The Register-Herald, Beckley, West Virginia

State News

January 21, 2010

Deal to end lawsuit against Charleston publisher reached

CHARLESTON — The publisher of West Virginia’s largest-circulation newspaper will return control of the rival paper it bought in 2004 to its previous owner under a Wednesday proposal meant to settle a U.S. Justice Department antitrust lawsuit triggered by the purchase.

The settlement would also have the Daily Gazette Co. provide financial incentives to Denver-based MediaNews Group once it resumes independent control of the Charleston Daily Mail.

The proposed deal, filed in U.S. District Court, would restructure the long-standing joint operating agreement that allowed the Daily Mail and its larger rival, The Charleston Gazette, to share such costs as printing and delivery.

Among other provisions, the settlement calls on the papers’ joint operations to offer half-off subscriptions to new Daily Mail subscribers for at least six months. It bars any attempt to discriminate against the Daily Mail in the papers’ joint circulation or advertising sales efforts.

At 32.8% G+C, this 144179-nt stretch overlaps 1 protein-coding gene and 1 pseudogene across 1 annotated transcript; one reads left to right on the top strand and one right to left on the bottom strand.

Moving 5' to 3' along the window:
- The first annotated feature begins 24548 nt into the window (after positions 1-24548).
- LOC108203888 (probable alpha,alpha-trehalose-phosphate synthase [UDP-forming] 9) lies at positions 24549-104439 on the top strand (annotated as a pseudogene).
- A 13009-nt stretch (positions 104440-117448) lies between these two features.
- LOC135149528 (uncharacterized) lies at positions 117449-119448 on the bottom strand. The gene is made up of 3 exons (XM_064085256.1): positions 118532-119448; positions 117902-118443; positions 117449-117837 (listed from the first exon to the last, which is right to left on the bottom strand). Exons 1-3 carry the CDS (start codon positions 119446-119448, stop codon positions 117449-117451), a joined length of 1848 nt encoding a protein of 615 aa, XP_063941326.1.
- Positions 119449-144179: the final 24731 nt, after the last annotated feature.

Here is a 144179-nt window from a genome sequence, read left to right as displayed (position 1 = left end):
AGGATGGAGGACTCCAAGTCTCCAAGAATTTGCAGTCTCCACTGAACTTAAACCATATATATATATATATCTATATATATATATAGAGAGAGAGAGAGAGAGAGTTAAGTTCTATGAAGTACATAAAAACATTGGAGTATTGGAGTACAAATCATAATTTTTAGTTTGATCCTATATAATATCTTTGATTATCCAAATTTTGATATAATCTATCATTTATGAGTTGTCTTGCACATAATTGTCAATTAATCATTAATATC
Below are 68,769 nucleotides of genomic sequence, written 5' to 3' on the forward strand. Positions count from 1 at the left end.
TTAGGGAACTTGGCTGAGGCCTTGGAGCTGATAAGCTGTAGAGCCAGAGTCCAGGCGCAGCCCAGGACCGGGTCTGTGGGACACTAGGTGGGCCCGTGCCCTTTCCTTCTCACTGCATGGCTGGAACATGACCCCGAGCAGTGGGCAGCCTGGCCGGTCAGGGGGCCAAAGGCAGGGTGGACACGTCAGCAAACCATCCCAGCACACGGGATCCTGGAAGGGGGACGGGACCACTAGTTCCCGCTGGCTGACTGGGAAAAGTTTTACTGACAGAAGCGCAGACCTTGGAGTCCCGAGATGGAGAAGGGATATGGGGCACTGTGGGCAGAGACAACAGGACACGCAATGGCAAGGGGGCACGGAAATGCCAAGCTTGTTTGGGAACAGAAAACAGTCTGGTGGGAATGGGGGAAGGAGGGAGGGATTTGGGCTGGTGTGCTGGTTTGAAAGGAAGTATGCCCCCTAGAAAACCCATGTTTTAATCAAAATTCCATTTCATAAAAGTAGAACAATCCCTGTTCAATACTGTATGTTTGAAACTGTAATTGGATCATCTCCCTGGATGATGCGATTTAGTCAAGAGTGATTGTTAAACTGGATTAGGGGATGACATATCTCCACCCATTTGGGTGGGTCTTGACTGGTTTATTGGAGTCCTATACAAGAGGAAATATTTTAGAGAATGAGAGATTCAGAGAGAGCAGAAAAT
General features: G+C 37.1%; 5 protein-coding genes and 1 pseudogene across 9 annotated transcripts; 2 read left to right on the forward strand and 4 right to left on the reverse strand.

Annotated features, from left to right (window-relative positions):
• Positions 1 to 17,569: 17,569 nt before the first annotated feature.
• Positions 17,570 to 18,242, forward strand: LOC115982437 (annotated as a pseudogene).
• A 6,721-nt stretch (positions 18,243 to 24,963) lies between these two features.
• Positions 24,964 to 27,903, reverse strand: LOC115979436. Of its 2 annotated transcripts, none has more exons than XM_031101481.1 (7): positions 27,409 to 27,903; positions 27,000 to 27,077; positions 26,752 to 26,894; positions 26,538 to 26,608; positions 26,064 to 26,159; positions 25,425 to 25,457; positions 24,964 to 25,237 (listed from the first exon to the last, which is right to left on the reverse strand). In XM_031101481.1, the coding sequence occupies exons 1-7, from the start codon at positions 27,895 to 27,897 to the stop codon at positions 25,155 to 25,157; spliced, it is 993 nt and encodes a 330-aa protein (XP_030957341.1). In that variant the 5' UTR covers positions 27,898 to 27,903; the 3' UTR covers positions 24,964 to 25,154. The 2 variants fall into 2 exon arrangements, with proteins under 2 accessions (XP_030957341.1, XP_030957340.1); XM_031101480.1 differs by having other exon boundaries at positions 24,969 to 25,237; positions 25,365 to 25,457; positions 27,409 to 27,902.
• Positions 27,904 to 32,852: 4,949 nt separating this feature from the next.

“Today’s settlement resolves the department’s antitrust concerns and allows readers to continue to have a choice between two independent local daily newspapers,” Christine Varney, Assistant Attorney General in charge of the Antitrust Division, said in a news release.

MediaNews has overseen the Daily Mail’s news and editorial content, under a management agreement reached when it sold the newspaper. Wednesday’s proposal would expand that oversight to include such areas as newsroom staff size, hiring and pay.

“We will have more say in things going forward,” MediaNews Group President Joseph J. Lodovic IV said Wednesday. “It helps to ensure our continued involvement, which was always our desire.”

It also gives the former owner a chance to buy a future stake in the newspaper. The Justice Department sued over the $55 million purchase in 2007. U.S. District Judge John T. Copenhaver Jr. can sign the proposed settlement following a 60-day public comment period, “upon a finding that it serves the public interest,” the Justice Department release said.

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